There are two general approaches to resolving this problem:
- Static layer builds - collections of minified and aggregated modules organized into pre-defined layers that are defined by developers
- On-demand module aggregation and minification performed by some server-side process
- Code trimming using has.js feature detection
- Resource Aggregation with dependency expansion to reduce the cascade of requests resulting from dependency discovery as modules are loaded on the client
- A CSS loader plugin that allows LESS/CSS modules to be loaded using AMD
- LESS Compilation
- CSS Optimizations with support for PostCSS plugins
- i18n resource consolidation
- Caching of previously built/minified output for quicker response on subsequent requests with a cache-primer feature allowing the Aggregator cache to be populated prior to deployment.
The Aggregator supports extensibility through the eclipse extension registry which is supported by the OSGi framework. Four extension points are provided. They are:
- com.ibm.jaggr.service.resourcefactory - Provides the ability for third-parties to support resources in alternate repositories such as jar files, databases, etc. By default, the Aggregator supports resources on the server's file system and in OSGi bundles.
- com.ibm.jaggr.service.resourceconverter - Provides the ability for third-parties to support conversion of resources from one source content type to another. The JSX resource converter implements this extension point.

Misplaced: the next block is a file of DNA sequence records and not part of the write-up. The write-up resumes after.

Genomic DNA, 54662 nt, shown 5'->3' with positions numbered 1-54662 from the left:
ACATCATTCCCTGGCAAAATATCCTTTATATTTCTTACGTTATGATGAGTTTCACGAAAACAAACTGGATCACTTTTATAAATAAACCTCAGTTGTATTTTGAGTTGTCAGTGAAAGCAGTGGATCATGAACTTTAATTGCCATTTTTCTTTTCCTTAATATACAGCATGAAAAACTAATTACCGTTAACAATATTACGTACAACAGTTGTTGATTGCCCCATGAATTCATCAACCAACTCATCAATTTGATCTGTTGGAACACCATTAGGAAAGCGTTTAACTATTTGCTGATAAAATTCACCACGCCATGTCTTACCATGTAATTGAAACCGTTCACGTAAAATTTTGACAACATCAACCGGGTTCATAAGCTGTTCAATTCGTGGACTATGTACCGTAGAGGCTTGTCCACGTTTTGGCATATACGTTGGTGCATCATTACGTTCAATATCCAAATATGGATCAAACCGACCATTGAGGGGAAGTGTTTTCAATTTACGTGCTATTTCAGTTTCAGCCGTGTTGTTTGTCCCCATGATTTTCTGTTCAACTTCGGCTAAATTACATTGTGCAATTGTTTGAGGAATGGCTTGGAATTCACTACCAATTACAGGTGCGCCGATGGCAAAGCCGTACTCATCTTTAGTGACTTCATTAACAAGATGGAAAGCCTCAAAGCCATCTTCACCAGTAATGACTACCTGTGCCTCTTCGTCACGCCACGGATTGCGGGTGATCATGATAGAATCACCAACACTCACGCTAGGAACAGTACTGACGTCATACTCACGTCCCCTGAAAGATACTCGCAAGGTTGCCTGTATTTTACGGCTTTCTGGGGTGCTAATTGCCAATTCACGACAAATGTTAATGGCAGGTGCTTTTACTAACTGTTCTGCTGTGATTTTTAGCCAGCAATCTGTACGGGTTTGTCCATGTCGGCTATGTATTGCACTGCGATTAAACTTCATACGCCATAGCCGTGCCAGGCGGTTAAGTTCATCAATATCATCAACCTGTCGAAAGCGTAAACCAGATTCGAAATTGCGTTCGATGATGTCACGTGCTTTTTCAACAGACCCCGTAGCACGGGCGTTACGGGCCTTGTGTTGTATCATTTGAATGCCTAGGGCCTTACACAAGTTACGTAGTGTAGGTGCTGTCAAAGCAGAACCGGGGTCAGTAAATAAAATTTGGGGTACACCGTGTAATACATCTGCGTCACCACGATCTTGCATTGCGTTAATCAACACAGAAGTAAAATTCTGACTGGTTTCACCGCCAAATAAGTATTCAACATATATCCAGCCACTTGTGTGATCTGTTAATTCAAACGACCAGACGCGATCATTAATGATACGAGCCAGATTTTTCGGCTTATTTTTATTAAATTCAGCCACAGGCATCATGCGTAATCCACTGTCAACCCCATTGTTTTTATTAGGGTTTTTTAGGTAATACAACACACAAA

- com.ibm.jaggr.service.httptransport - Enables third parties to provide named HTTP transport implementations. The HTTP transport is the component responsible for extending the client loader, forming the HTTP requests to the server and on the server, for parsing and interpreting the request. The HTTP transport also deals with any loader specific output requirements, such as formatting of the response, etc.
- com.ibm.jaggr.service.serviceprovider - Provides the ability for third-parties to extend the aggregator by registering OSGi services used by the Aggregator. Such services include com.ibm.jaggr.core.IVariableResolver, com.ibm.jaggr.core.options.IOptionsListener and com.ibm.jaggr.core.config.IConigScopeModifier, etc.
A major design goal for the project is that it's use is transparent to the application. This means that the Aggregator does not impose any coding requirements or provide any API for use by the client application (other than requiring a loader config property). If your application is written to use an AMD loader, and that loader supports the loader extension API, then you may start using the Aggregator by providing a bit of config information and loading the script that contains the loader extension code. And you can easily switch between using, or not using, the Aggregator simply by choosing whether or not to load the loader extension code.
Binaries may be downloaded from the project page on OpenNTF
Table of Contents
- Using the Aggregator